Nasa confirms metal chunk that crashed into Florida home was space junk

<span>Nasa confirmed that space debris that fell into a Florida man's home was from the International Space Station.</span><span>Photograph: Nasa</span>
Nasa confirmed that space debris that fell into a Florida man's home was from the International Space Station.Photograph: Nasa

A heavy chunk of metal that crashed through the roof of a Florida home is, in fact, space junk, Nasa has confirmed.

The federal space agency said that a cylinder slab that tore through a house in Naples, Florida, last month was debris from a cargo pallet released from the international space station in 2021, according to a Nasa blogpost.

The determination was made after the agency collected the debris from the Florida home and analyzed it at the Kennedy Space Center.

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“Based on the examination, the agency determined the debris to be a stanchion from the Nasa flight support equipment used to mount the batteries on the cargo pallet,” the agency said.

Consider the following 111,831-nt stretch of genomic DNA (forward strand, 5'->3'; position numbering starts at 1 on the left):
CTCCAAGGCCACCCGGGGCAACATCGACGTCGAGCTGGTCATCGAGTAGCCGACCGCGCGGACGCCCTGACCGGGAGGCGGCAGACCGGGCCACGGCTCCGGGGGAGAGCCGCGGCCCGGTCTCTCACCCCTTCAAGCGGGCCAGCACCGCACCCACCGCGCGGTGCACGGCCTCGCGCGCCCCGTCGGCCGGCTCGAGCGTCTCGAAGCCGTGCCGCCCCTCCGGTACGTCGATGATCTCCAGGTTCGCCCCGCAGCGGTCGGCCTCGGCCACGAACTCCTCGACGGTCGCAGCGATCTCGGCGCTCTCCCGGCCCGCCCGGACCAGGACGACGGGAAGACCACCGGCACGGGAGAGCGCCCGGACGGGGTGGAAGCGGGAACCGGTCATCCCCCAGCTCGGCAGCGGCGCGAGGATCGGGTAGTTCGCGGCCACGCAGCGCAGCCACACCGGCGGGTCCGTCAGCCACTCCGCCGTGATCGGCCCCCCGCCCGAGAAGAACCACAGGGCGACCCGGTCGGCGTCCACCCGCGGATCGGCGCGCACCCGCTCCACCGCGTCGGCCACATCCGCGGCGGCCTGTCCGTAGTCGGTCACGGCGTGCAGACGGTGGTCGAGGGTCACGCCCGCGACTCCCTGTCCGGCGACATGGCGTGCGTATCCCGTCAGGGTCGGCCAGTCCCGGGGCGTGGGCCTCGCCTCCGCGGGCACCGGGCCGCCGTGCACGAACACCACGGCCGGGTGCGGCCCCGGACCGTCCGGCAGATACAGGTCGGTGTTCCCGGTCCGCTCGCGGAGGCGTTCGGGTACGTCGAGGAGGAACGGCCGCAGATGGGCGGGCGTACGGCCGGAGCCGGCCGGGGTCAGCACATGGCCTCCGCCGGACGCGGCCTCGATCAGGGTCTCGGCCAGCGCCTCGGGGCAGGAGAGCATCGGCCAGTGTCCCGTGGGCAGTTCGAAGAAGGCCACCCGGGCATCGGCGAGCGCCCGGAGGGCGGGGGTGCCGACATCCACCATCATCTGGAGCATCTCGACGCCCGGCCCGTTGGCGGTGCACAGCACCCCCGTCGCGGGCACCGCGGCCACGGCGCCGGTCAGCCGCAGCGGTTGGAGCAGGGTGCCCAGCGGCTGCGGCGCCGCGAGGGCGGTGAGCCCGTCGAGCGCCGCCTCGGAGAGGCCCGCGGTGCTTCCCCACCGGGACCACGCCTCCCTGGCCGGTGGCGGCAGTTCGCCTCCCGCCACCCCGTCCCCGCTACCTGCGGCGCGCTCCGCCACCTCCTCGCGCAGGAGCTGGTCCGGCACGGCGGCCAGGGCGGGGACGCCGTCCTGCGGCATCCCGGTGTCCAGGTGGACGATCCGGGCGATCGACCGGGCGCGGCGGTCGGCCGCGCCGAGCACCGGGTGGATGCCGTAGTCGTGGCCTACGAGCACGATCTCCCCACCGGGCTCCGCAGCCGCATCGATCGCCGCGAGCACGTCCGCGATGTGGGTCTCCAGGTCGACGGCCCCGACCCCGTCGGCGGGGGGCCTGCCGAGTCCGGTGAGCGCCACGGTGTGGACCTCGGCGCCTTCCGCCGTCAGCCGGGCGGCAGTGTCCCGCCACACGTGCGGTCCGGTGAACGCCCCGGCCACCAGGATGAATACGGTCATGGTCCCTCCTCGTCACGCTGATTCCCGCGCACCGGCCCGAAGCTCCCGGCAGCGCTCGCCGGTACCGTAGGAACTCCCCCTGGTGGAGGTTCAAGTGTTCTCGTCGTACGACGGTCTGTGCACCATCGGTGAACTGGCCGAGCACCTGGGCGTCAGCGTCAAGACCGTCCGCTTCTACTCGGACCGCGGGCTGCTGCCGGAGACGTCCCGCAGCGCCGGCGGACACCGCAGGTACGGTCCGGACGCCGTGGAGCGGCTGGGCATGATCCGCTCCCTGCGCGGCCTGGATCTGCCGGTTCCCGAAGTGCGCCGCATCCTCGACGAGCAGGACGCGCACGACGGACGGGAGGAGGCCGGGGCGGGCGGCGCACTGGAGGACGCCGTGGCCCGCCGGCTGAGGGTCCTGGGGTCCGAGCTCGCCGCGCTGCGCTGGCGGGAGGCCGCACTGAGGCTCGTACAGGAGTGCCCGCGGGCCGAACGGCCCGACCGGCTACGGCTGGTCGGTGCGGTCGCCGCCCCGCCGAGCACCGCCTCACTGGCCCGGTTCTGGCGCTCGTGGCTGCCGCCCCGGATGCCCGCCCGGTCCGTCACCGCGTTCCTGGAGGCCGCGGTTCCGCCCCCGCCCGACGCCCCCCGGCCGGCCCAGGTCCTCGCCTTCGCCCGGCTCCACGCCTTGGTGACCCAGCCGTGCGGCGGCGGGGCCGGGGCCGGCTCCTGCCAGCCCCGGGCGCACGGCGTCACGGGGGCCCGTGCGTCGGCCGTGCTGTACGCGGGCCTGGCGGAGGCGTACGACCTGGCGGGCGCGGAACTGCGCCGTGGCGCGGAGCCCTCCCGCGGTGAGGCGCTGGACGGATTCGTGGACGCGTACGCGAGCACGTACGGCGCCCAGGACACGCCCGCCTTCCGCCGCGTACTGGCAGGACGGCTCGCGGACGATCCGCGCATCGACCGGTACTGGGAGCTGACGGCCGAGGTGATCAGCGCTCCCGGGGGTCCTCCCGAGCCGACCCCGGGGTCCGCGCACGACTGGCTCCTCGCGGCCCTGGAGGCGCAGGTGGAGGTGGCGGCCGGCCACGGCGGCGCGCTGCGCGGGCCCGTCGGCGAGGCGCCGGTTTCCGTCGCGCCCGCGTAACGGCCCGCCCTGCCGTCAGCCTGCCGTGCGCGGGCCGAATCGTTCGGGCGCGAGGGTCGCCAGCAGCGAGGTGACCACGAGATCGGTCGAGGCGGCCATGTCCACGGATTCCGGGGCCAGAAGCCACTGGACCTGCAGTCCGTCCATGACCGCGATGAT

The pallet, which contained ageing nickel hydride batteries, was released after new lithium-ion batteries were installed in the space station.

The debris was supposed to be destroyed in the Earth’s atmosphere. Instead, a piece of metal crashed through a Florida home, NBC News reported.

The debris weighs 1.6lb and measures about 4in by 1.6in.

Homeowner Alejandro Otero described the experience to WINK News, which first reported the story.

“It was a tremendous sound. It almost hit my son. He was two rooms over and heard it all,” Otero said to WINK.

“Something ripped through the house and then made a big hole on the floor and on the ceiling.”

The scientific journal Ars Technica previously speculated that the metal was probably space station debris. Nasa finally confirmed the origin of the chunk on Monday.

The space agency added that it would investigate how the debris managed to survive its re-entry into Earth’s atmosphere and “update modeling and analysis”.

It is unclear if Nasa will cover the cost of damages to Otero’s home.

In comments posted to X shortly after the incident, Otero said that Nasa had not responded to messages he left with the agency.